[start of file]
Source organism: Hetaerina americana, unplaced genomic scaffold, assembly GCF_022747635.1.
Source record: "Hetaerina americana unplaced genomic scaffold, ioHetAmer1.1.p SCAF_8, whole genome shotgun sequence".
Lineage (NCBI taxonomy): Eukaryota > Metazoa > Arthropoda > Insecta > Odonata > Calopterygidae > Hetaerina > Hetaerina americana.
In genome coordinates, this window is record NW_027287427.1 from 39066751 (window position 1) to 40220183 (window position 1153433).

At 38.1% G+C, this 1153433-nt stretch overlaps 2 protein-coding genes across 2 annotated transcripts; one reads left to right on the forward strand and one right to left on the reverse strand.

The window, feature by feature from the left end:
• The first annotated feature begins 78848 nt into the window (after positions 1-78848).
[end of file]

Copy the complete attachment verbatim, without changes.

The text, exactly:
Source organism: Hetaerina americana, unplaced genomic scaffold, assembly GCF_022747635.1.
Source record: "Hetaerina americana unplaced genomic scaffold, ioHetAmer1.1.p SCAF_8, whole genome shotgun sequence".
Lineage (NCBI taxonomy): Eukaryota > Metazoa > Arthropoda > Insecta > Odonata > Calopterygidae > Hetaerina > Hetaerina americana.
In genome coordinates, this window is record NW_027287427.1 from 39066751 (window position 1) to 40220183 (window position 1153433).

At 38.1% G+C, this 1153433-nt stretch overlaps 2 protein-coding genes across 2 annotated transcripts; one reads left to right on the forward strand and one right to left on the reverse strand.

The window, feature by feature from the left end:
• The first annotated feature begins 78848 nt into the window (after positions 1-78848).